In the late 1980s, Lerner and his TSRI colleagues helped invent the first techniques for generating large "libraries" of distinct antibodies and swiftly determining which of these could bind to a desired target. The anti-inflammatory antibody Humira®, now one of the world's top-selling drugs, was discovered with the benefit of this technology.
Last year, in a study spearheaded by TSRI Research Associate Hongkai Zhang, Lerner's laboratory devised a new antibody-discovery technique—in which antibodies are produced in mammalian cells along with receptors or other target molecules of interest. The technique enables researchers to determine rapidly not just which antibodies in a library bind to a given receptor, for example, but also which ones activate the receptor and thereby alter cell function.
Lab Dish in a Cell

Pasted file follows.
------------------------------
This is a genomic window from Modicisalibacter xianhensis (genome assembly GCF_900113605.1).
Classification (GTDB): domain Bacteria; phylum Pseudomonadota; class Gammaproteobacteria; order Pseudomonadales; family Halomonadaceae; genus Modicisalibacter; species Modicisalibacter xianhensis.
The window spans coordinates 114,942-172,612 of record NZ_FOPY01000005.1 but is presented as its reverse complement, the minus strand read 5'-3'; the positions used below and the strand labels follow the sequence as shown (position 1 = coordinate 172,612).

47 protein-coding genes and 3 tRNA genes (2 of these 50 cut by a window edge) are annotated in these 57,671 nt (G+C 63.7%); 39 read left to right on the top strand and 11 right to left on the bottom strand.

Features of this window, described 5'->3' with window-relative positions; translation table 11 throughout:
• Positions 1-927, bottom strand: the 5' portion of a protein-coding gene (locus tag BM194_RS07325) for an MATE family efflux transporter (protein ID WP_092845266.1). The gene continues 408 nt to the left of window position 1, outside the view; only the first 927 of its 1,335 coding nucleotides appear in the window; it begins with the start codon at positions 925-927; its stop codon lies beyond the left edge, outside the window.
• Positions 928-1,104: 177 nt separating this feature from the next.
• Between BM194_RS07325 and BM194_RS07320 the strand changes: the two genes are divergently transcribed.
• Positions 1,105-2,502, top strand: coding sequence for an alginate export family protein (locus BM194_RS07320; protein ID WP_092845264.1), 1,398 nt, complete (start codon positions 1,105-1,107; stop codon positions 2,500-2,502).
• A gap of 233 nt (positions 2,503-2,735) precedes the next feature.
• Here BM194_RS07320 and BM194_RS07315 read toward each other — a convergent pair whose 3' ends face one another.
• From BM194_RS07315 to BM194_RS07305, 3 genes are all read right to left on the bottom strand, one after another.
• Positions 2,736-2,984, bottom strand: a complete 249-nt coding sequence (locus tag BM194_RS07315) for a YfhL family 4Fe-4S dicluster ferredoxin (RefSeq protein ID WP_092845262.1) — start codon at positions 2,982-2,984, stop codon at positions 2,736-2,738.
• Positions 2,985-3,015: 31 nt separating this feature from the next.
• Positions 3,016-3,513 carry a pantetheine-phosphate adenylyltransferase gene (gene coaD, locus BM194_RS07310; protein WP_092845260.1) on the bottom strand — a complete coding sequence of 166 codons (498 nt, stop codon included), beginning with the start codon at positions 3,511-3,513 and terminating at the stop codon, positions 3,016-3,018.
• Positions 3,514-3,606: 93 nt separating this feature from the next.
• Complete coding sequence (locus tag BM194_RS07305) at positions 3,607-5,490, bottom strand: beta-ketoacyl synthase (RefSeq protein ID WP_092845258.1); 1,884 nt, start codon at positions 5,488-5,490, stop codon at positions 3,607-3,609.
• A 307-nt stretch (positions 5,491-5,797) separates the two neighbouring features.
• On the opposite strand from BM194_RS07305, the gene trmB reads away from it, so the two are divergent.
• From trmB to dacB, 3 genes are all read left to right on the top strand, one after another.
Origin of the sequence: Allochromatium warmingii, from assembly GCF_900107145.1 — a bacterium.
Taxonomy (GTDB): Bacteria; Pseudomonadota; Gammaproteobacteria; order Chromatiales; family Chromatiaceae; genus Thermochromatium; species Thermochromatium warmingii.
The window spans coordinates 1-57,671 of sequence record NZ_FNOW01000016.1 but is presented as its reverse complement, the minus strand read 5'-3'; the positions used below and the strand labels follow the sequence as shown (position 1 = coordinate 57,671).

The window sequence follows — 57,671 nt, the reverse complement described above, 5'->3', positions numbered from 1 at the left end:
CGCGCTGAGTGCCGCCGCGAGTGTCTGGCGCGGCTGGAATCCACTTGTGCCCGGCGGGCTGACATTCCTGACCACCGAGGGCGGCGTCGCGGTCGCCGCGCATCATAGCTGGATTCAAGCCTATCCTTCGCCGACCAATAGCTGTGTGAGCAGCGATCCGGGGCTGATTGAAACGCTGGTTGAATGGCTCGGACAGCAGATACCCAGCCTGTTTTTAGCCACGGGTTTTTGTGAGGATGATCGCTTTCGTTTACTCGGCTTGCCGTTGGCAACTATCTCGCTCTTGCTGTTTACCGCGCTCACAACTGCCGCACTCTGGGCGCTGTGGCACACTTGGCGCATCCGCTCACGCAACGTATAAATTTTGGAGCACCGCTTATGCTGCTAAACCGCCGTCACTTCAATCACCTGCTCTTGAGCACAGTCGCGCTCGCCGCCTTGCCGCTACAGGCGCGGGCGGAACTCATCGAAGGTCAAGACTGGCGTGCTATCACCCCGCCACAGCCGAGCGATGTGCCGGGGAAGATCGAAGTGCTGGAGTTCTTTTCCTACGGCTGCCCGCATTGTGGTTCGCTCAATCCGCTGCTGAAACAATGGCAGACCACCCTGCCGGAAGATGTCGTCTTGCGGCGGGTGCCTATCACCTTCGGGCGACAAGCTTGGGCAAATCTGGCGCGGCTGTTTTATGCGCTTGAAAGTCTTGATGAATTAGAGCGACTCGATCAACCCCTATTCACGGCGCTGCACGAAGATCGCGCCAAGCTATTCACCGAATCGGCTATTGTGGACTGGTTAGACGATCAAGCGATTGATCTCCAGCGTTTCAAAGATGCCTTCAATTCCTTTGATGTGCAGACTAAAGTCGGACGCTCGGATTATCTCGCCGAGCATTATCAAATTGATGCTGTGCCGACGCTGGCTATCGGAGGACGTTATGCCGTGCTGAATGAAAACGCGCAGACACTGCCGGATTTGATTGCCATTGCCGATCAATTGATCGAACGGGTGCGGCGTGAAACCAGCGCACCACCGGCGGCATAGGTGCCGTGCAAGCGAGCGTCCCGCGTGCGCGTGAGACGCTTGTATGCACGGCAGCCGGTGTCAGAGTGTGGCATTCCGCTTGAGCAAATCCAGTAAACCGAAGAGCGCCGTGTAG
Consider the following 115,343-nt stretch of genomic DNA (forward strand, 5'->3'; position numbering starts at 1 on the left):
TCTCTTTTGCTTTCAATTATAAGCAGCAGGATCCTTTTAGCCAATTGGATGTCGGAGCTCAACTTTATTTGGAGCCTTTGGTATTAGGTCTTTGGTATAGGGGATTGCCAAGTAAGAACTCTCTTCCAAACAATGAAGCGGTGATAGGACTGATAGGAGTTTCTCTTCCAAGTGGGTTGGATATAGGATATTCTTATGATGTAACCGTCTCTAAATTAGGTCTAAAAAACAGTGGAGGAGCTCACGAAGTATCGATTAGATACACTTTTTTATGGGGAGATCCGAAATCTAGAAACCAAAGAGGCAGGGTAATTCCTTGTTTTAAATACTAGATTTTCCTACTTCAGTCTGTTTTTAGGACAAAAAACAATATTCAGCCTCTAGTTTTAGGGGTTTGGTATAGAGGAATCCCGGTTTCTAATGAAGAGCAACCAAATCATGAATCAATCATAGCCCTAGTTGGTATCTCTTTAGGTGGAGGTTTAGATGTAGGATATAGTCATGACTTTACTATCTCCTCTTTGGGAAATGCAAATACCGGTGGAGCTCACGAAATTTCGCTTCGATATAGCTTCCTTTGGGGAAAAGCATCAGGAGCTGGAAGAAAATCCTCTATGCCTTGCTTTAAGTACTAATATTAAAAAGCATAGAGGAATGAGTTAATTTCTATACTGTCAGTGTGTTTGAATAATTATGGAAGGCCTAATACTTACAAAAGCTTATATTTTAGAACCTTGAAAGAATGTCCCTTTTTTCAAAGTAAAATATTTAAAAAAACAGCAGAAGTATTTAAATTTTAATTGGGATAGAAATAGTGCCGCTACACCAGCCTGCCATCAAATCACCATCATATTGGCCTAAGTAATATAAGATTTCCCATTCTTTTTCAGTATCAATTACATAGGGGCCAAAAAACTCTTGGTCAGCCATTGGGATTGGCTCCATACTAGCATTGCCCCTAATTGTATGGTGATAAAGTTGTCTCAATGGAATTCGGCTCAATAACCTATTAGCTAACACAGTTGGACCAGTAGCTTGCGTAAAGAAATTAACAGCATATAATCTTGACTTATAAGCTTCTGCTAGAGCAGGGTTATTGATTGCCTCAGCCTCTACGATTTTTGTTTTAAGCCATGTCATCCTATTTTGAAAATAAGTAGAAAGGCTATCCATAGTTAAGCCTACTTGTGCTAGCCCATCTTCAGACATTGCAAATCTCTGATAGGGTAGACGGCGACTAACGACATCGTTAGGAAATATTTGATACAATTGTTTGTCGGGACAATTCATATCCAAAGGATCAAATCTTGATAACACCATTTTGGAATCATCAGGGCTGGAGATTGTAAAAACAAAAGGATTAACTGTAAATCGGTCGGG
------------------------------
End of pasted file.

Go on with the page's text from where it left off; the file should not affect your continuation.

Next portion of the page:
For the new study, Lerner laboratory Research Associate Jia Xie and colleagues modified the new technique so that antibody proteins produced in a given cell are physically anchored to the cell's outer membrane, near its target receptors. "Confining an antibody's activity to the cell in which it is produced effectively allows us to use larger antibody libraries and to screen these antibodies more quickly for a specific activity," said Xie. With the improved technique, scientists can sift through a library of tens of millions of antibodies in a few days.
In an early test, Xie used the new method to screen for antibodies that could activate the GCSF receptor, a growth-factor receptor found on bone marrow cells and other cell types. GCSF-mimicking drugs were among the first biotech bestsellers because of their ability to stimulate white blood cell growth—which counterac
|SOURCE Scripps Research Institute|
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